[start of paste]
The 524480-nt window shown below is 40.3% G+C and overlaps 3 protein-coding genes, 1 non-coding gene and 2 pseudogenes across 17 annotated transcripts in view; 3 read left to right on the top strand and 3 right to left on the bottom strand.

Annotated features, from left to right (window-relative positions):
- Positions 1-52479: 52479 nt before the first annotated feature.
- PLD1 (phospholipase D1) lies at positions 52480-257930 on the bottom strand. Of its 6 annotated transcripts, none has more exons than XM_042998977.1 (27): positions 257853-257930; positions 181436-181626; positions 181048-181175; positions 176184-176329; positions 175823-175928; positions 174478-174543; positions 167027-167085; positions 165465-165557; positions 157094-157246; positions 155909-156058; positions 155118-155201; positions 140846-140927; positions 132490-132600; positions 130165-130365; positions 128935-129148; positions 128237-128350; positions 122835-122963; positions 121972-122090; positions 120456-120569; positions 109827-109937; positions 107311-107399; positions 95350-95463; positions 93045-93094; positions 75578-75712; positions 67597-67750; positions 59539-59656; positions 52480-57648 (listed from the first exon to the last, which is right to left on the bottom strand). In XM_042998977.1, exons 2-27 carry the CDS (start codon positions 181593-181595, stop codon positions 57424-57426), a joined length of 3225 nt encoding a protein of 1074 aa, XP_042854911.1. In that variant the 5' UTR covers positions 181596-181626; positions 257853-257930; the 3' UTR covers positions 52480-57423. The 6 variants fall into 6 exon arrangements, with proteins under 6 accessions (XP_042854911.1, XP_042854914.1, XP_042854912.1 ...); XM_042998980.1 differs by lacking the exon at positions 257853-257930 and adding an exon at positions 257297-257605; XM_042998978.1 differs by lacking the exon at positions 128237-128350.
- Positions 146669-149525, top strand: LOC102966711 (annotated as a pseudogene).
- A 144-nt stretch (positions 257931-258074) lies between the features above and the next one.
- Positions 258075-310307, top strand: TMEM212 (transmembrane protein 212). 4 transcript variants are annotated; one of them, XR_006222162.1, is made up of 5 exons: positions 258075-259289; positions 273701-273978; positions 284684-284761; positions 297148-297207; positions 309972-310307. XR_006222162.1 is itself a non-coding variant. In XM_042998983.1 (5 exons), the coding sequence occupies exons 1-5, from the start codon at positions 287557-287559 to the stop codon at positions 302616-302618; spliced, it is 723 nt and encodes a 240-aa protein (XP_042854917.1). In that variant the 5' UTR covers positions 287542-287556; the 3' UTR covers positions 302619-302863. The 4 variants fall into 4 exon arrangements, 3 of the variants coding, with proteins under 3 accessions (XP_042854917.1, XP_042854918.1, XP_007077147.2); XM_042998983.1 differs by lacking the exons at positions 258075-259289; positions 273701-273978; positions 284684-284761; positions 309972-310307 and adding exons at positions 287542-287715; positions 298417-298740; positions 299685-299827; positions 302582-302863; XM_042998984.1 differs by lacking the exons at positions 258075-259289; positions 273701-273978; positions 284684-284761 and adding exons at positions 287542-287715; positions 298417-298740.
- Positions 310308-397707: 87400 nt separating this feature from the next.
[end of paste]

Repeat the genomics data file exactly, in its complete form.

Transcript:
The 524480-nt window shown below is 40.3% G+C and overlaps 3 protein-coding genes, 1 non-coding gene and 2 pseudogenes across 17 annotated transcripts in view; 3 read left to right on the top strand and 3 right to left on the bottom strand.

Annotated features, from left to right (window-relative positions):
- Positions 1-52479: 52479 nt before the first annotated feature.
- PLD1 (phospholipase D1) lies at positions 52480-257930 on the bottom strand. Of its 6 annotated transcripts, none has more exons than XM_042998977.1 (27): positions 257853-257930; positions 181436-181626; positions 181048-181175; positions 176184-176329; positions 175823-175928; positions 174478-174543; positions 167027-167085; positions 165465-165557; positions 157094-157246; positions 155909-156058; positions 155118-155201; positions 140846-140927; positions 132490-132600; positions 130165-130365; positions 128935-129148; positions 128237-128350; positions 122835-122963; positions 121972-122090; positions 120456-120569; positions 109827-109937; positions 107311-107399; positions 95350-95463; positions 93045-93094; positions 75578-75712; positions 67597-67750; positions 59539-59656; positions 52480-57648 (listed from the first exon to the last, which is right to left on the bottom strand). In XM_042998977.1, exons 2-27 carry the CDS (start codon positions 181593-181595, stop codon positions 57424-57426), a joined length of 3225 nt encoding a protein of 1074 aa, XP_042854911.1. In that variant the 5' UTR covers positions 181596-181626; positions 257853-257930; the 3' UTR covers positions 52480-57423. The 6 variants fall into 6 exon arrangements, with proteins under 6 accessions (XP_042854911.1, XP_042854914.1, XP_042854912.1 ...); XM_042998980.1 differs by lacking the exon at positions 257853-257930 and adding an exon at positions 257297-257605; XM_042998978.1 differs by lacking the exon at positions 128237-128350.
- Positions 146669-149525, top strand: LOC102966711 (annotated as a pseudogene).
- A 144-nt stretch (positions 257931-258074) lies between the features above and the next one.
- Positions 258075-310307, top strand: TMEM212 (transmembrane protein 212). 4 transcript variants are annotated; one of them, XR_006222162.1, is made up of 5 exons: positions 258075-259289; positions 273701-273978; positions 284684-284761; positions 297148-297207; positions 309972-310307. XR_006222162.1 is itself a non-coding variant. In XM_042998983.1 (5 exons), the coding sequence occupies exons 1-5, from the start codon at positions 287557-287559 to the stop codon at positions 302616-302618; spliced, it is 723 nt and encodes a 240-aa protein (XP_042854917.1). In that variant the 5' UTR covers positions 287542-287556; the 3' UTR covers positions 302619-302863. The 4 variants fall into 4 exon arrangements, 3 of the variants coding, with proteins under 3 accessions (XP_042854917.1, XP_042854918.1, XP_007077147.2); XM_042998983.1 differs by lacking the exons at positions 258075-259289; positions 273701-273978; positions 284684-284761; positions 309972-310307 and adding exons at positions 287542-287715; positions 298417-298740; positions 299685-299827; positions 302582-302863; XM_042998984.1 differs by lacking the exons at positions 258075-259289; positions 273701-273978; positions 284684-284761 and adding exons at positions 287542-287715; positions 298417-298740.
- Positions 310308-397707: 87400 nt separating this feature from the next.